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How Long Can Iraq Go Without Leadership?

The odds are stacked against the latest candidate attempting to become prime minister. By  Bobby Ghosh


The game of “Who’s Your Next Prime Minister” playing out in Baghdad for the best part of four months has a new contestant. It is Adnan al-Zurfi’s turn to take the stage and attempt the so far impossible. He has 30 days to form a new government.

He can only survive if the Iraqi political elite has finally exhausted its appetite for chaos, and is willing to set aside petty squabbles for the national good. Alas, this is a very slender hope indeed.

Already, his appointment as prime minister designate is being opposed by Fatah, which is the largest Shiite faction in parliament and Iran’s main instrument of political influence in Baghdad.

To overcome this opposition, Zurfi must win the backing of the other major Shiite faction, the Sairoon group led by the radical cleric Moqtada al-Sadr, as well as Sunni and Kurdish blocks. That is the tallest of orders.

On the face of it, Zurfi has some strong credentials — by Iraqi standards, anyway. He has executive experience: three terms as governor of a province that includes two cities regarded as holy by Shiites everywhere, Najaf and Kufa. He has had to deal with the mercurial politics of Sadr, whose base is Kufa, as well as the complexities of mosque and seminary that characterize Najaf. His own politics put him at the middle of the Shiite spectrum.

But he also has a great deal going against him, beyond the opposition of the pro-Iran groups. As a member of the political establishment, he is unlikely to win favor with the popular protest movement that has wracked Iraq. He has frequently been accused of corruption, and his last term as governor ended prematurely with his dismissal.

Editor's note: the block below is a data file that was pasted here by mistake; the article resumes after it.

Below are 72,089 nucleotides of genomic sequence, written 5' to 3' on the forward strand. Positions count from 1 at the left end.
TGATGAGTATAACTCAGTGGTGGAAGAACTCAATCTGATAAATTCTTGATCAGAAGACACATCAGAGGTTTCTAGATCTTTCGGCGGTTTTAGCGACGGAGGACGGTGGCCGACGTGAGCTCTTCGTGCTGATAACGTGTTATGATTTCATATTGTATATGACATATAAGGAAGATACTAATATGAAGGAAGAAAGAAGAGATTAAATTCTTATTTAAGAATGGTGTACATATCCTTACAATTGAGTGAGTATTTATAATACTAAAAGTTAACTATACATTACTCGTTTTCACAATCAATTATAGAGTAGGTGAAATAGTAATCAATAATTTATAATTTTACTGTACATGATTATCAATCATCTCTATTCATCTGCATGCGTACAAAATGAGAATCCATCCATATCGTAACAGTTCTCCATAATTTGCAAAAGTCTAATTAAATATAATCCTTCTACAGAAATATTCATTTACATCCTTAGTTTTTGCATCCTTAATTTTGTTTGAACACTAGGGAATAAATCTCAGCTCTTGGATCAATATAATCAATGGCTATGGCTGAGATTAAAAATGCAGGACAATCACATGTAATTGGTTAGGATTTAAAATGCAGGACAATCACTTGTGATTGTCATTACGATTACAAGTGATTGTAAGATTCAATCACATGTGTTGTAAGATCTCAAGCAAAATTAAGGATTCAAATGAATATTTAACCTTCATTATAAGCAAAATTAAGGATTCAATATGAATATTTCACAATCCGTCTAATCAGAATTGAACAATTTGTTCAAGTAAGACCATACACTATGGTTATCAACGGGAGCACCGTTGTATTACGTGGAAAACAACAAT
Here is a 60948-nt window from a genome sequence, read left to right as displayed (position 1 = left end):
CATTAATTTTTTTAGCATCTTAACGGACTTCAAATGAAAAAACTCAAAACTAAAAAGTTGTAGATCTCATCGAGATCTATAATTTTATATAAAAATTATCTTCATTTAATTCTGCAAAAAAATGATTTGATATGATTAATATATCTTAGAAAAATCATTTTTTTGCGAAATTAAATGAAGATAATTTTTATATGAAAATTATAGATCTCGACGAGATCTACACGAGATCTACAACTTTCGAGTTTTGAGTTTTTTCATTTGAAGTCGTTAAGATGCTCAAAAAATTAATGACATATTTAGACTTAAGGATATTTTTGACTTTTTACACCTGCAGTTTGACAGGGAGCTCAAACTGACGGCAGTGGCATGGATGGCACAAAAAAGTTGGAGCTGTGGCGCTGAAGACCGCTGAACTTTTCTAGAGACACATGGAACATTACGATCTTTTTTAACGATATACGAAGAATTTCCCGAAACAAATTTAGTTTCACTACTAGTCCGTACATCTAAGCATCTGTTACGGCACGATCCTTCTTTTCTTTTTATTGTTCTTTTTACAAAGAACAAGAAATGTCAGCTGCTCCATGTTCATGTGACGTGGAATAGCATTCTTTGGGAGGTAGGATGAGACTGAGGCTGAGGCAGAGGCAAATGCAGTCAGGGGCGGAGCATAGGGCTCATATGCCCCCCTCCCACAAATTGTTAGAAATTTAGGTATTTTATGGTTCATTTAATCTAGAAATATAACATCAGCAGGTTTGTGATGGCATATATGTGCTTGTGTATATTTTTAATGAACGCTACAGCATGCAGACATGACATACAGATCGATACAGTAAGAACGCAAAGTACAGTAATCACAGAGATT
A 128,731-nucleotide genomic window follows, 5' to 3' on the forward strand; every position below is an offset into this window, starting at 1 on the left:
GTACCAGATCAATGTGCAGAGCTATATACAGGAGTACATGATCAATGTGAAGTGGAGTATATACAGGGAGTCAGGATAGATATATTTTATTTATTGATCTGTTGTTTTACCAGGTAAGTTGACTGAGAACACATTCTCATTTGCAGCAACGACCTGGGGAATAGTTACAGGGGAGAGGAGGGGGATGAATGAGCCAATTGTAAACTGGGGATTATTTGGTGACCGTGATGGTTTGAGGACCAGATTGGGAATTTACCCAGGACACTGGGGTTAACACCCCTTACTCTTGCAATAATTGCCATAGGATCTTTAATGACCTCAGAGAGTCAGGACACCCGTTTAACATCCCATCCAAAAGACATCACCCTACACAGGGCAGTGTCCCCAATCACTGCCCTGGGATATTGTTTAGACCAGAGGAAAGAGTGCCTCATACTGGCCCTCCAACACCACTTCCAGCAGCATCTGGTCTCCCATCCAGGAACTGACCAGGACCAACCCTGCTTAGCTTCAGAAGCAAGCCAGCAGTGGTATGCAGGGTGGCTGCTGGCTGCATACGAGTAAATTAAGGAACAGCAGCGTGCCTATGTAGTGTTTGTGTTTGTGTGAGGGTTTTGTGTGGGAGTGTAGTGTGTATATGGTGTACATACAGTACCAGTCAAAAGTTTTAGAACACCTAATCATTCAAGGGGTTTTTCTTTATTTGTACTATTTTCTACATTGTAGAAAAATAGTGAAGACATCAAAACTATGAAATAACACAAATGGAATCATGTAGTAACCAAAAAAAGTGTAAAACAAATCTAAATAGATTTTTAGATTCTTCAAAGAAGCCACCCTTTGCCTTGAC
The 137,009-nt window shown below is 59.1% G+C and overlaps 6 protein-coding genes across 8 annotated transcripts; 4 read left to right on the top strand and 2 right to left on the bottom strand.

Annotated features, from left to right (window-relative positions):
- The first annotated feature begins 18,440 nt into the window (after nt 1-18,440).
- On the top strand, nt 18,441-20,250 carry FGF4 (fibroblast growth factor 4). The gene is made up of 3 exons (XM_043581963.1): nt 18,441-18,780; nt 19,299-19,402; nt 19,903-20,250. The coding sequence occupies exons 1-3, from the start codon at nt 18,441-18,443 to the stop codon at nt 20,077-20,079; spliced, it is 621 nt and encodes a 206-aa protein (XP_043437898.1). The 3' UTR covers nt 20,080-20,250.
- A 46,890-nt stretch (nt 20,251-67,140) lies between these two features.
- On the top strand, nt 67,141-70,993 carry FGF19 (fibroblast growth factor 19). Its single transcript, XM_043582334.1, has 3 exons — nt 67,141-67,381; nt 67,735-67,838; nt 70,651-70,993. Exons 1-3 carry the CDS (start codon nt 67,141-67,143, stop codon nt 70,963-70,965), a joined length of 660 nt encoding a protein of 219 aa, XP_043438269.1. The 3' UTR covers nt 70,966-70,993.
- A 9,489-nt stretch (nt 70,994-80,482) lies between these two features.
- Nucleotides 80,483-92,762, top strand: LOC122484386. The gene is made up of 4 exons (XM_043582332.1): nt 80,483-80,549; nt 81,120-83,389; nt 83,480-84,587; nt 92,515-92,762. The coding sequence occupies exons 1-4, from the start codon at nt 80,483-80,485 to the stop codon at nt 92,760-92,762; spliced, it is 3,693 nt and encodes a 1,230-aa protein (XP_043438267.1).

Zurfi also carries some inconvenient political baggage. He was first appointed to run Najaf by J. Paul Bremer, the American administrator of post-Saddam Iraq. This makes him, in Iraqi parlance, one of those who came to power “on American tanks.”

Worse, Zurfi has dual American-Iraqi citizenship. His predecessor, Mohammed Tawfik Allawi, reportedly tried to jettison his British nationality just before his failed effort to form a government. The street protesters have made it clear that dual nationality is a disqualification.

Like Allawi, Zurfi has promised to protect the protesters, pass a budget and hold quick elections — if he is allowed to form the government. If such assurances didn’t work for Allawi, why should they for Zurfi?

One possible reason: The crises facing Iraq when Allawi was failing his bid have, with the start of the Saudi-Russian oil war and the spread of the coronavirus epidemic, metastasized into a calamity. As they weigh Zurfi’s candidacy, parliamentarians must also reckon with the disastrous consequences of allowing the country to remain headless. The incumbent caretaker Adel Abdul Mahdi  declared earlier that he will no longer perform all the functions of the prime ministership.

Iraq needs an election, one that will allow parliament to be elected by proportional representation rather than the current practice of ethno-sectarian slates. But the virus epidemic makes a snap poll hard to imagine. The country will need governing for several months, at least, before Iraqis can choose their next leader. Until then, they have to depend on the current political elite to agree on a Prime Minister — if not Zurfi, then someone else — without further delay.

This column does not necessarily reflect the opinion of Bloomberg LP and its owners.

Source: Bloomberg, March 20, 2020

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